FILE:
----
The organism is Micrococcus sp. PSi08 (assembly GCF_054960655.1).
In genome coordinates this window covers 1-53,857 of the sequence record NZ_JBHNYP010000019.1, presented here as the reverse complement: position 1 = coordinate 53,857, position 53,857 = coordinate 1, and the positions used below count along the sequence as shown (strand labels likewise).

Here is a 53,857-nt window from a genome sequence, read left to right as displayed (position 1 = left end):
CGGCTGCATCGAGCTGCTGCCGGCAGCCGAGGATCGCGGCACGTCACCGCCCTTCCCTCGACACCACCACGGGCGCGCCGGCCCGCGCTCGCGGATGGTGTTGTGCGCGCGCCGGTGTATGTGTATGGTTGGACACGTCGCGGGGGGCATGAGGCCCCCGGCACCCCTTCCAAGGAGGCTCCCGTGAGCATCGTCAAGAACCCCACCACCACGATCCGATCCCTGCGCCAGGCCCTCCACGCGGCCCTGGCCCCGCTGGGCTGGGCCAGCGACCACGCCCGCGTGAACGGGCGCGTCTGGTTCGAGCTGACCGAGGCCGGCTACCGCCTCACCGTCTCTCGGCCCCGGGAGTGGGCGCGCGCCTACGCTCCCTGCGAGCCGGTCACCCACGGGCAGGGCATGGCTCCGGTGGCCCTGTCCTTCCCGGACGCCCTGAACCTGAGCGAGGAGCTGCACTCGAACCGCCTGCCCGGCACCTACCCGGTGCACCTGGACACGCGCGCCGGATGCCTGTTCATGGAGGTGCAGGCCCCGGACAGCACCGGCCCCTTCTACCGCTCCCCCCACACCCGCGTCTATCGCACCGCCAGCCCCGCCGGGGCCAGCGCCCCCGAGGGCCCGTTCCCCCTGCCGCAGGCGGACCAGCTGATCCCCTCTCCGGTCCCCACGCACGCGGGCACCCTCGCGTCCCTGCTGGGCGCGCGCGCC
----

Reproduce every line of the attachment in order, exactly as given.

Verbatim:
The organism is Micrococcus sp. PSi08 (assembly GCF_054960655.1).
In genome coordinates this window covers 1-53,857 of the sequence record NZ_JBHNYP010000019.1, presented here as the reverse complement: position 1 = coordinate 53,857, position 53,857 = coordinate 1, and the positions used below count along the sequence as shown (strand labels likewise).

Here is a 53,857-nt window from a genome sequence, read left to right as displayed (position 1 = left end):
CGGCTGCATCGAGCTGCTGCCGGCAGCCGAGGATCGCGGCACGTCACCGCCCTTCCCTCGACACCACCACGGGCGCGCCGGCCCGCGCTCGCGGATGGTGTTGTGCGCGCGCCGGTGTATGTGTATGGTTGGACACGTCGCGGGGGGCATGAGGCCCCCGGCACCCCTTCCAAGGAGGCTCCCGTGAGCATCGTCAAGAACCCCACCACCACGATCCGATCCCTGCGCCAGGCCCTCCACGCGGCCCTGGCCCCGCTGGGCTGGGCCAGCGACCACGCCCGCGTGAACGGGCGCGTCTGGTTCGAGCTGACCGAGGCCGGCTACCGCCTCACCGTCTCTCGGCCCCGGGAGTGGGCGCGCGCCTACGCTCCCTGCGAGCCGGTCACCCACGGGCAGGGCATGGCTCCGGTGGCCCTGTCCTTCCCGGACGCCCTGAACCTGAGCGAGGAGCTGCACTCGAACCGCCTGCCCGGCACCTACCCGGTGCACCTGGACACGCGCGCCGGATGCCTGTTCATGGAGGTGCAGGCCCCGGACAGCACCGGCCCCTTCTACCGCTCCCCCCACACCCGCGTCTATCGCACCGCCAGCCCCGCCGGGGCCAGCGCCCCCGAGGGCCCGTTCCCCCTGCCGCAGGCGGACCAGCTGATCCCCTCTCCGGTCCCCACGCACGCGGGCACCCTCGCGTCCCTGCTGGGCGCGCGCGCC